Navigate Up

Cancer Center - A-Z Index

#
Q
Y

Print This Page

Coronary risk profile

A coronary risk profile is a group of blood tests used to measure your cholesterol and triglyceride levels. The profile can help determine your risk for heart disease .

Click to download

Cholesterol is a soft, wax-like substance found in all parts of the body. Your body needs a little bit of cholesterol to work properly. But too much cholesterol can clog your arteries and lead to heart disease, stroke, and other problems.

Some types of cholesterol are considered "good" and some are considered "bad." Different blood tests are needed to measure each type of cholesterol.

Alternative Names

Lipoprotein/cholesterol analysis; Lipid profile; Lipid panel; Hyperlipidemia - testing; Cholesterol and triglyceride test

How the test is performed

A blood sample is needed. For information on how this is done, see: Venipuncture .

Your doctor may order only a cholesterol level as the first test, which will measure cholesterol and, sometimes, HDL cholesterol levels. You may not need more cholesterol tests if your cholesterol is in the normal range.

You may also have a lipid (or coronary risk) profile, which includes:

  • Low density lipoprotein (LDL or "bad" cholesterol)
  • High density lipoprotein (HDL or "good" cholesterol)
  • Total cholesterol
  • Triglycerides
  • Very low density lipoprotein (VLDL cholesterol, though this is often calculated from the triglyceride level)

People who also have high triglyceride levels may get a test called a direct vLDL cholesterol (direct vLDL-C).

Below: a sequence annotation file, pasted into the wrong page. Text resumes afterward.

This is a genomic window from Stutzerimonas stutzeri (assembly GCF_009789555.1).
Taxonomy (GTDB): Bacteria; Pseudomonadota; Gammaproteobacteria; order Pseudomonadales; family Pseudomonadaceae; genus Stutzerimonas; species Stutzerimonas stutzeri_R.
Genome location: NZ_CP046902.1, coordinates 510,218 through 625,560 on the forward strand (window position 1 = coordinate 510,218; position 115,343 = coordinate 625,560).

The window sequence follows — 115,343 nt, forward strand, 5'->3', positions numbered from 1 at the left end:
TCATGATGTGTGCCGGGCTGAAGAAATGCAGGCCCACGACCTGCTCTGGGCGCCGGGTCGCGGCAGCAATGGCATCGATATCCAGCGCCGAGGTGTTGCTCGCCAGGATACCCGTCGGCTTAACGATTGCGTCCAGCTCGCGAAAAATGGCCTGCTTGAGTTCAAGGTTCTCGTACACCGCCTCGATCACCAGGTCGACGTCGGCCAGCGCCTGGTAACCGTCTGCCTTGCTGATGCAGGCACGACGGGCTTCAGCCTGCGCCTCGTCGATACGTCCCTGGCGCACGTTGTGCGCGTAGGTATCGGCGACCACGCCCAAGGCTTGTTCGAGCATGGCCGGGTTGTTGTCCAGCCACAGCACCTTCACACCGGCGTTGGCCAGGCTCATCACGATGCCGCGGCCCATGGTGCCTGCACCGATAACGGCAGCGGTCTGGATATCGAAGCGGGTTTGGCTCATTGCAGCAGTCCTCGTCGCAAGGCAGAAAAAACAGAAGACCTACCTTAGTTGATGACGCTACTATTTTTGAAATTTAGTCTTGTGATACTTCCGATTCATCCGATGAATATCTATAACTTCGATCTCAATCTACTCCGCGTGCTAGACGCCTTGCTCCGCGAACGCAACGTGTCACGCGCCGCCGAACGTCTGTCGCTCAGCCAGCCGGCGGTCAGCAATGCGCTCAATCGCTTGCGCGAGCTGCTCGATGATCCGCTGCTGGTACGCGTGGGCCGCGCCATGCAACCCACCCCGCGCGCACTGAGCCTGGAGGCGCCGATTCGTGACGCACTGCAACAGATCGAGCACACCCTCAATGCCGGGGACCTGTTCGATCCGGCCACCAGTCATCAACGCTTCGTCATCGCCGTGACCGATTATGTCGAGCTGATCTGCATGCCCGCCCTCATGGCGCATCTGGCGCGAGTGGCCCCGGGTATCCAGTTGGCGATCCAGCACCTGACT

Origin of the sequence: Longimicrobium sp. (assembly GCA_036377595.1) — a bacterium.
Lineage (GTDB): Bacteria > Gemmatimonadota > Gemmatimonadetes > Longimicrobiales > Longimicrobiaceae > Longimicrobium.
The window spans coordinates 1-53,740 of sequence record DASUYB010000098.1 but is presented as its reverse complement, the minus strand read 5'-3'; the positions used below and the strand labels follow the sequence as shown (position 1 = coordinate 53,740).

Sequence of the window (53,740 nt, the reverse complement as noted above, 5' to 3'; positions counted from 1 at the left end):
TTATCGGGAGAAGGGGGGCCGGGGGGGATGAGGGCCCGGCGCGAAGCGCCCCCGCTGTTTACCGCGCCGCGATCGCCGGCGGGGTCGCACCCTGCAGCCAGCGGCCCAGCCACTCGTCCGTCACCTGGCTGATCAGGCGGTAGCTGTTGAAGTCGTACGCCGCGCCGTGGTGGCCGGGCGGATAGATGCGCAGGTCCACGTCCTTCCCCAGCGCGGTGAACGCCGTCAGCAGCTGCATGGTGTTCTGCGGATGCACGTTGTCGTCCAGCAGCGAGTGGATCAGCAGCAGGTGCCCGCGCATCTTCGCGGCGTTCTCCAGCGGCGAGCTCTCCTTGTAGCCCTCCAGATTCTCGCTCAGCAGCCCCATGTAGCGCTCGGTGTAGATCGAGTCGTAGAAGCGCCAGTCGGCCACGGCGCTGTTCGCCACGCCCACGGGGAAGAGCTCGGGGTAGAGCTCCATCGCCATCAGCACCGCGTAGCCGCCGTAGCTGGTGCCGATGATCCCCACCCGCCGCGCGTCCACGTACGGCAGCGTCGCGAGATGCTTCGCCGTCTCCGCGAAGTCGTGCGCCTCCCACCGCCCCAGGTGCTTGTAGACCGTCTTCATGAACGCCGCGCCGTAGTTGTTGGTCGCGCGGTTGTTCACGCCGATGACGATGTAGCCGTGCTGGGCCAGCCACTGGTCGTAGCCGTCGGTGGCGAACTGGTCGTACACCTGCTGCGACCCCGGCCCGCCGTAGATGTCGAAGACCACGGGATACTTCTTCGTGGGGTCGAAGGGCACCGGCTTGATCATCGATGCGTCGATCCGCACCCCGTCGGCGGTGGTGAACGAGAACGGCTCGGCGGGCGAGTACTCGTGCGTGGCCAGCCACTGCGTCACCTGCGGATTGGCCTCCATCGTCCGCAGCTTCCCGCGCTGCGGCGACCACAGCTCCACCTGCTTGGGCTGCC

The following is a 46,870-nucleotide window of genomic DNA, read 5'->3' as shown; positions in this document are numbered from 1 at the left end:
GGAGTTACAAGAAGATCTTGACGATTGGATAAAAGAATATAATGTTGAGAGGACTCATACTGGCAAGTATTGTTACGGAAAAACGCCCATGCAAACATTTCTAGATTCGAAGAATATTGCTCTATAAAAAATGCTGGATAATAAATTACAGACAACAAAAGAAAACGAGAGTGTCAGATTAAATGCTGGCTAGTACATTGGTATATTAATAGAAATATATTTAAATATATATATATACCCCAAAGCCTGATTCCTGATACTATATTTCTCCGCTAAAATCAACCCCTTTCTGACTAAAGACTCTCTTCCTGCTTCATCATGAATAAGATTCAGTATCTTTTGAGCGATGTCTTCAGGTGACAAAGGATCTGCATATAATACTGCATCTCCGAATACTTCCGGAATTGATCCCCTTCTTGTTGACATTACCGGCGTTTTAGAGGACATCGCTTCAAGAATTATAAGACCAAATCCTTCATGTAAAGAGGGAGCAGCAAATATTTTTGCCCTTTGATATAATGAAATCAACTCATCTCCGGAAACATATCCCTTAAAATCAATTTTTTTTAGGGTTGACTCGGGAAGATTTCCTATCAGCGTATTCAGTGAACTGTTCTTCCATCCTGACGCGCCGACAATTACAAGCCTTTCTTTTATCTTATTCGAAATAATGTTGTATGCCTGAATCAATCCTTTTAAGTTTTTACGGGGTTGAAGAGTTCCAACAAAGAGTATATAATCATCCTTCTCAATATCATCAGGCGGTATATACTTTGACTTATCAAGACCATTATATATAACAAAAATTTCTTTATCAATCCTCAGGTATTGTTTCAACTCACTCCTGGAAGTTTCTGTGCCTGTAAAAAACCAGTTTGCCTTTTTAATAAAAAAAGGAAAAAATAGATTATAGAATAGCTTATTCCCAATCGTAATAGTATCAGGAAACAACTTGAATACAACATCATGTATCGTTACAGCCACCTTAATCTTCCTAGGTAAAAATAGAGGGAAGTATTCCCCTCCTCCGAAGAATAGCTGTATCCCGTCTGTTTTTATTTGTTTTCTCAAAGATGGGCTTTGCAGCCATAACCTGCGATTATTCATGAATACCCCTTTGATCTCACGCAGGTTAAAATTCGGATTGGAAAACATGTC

Other blood tests, such as C-reactive protein (CRP), may be added to the profile in some laboratories.

How to prepare for the test

Often, if you are only having a cholesterol level done, you can eat beforehand.

If you are having a lipid profile, you should not eat or drink anything except water 9 - 12 hours before having your blood drawn.

How the test will feel

When the needle is inserted to draw blood, some people feel moderate pain, while others feel only a prick or stinging sensation. Afterward, there may be some throbbing.

Blood test

Why the test is performed

Cholesterol blood tests are done to help you and your doctor better understand your risk for heart disease, stroke, and other problems caused by blocked arteries.

ADULTS

Some guidelines recommend having the first cholesterol test done at age 20. Everyone should have their first screening test by age 35 in men, and age 45 in women.

People who have diabetes, heart disease, stroke, or high blood pressure should always have a cholesterol test done, no matter what their age.

Follow-up testing should be done:

  • Every 5 years if your results were normal
  • More often for people with diabetes, high blood pressure, heart disease, stroke, or blood flow problems to the legs or feet.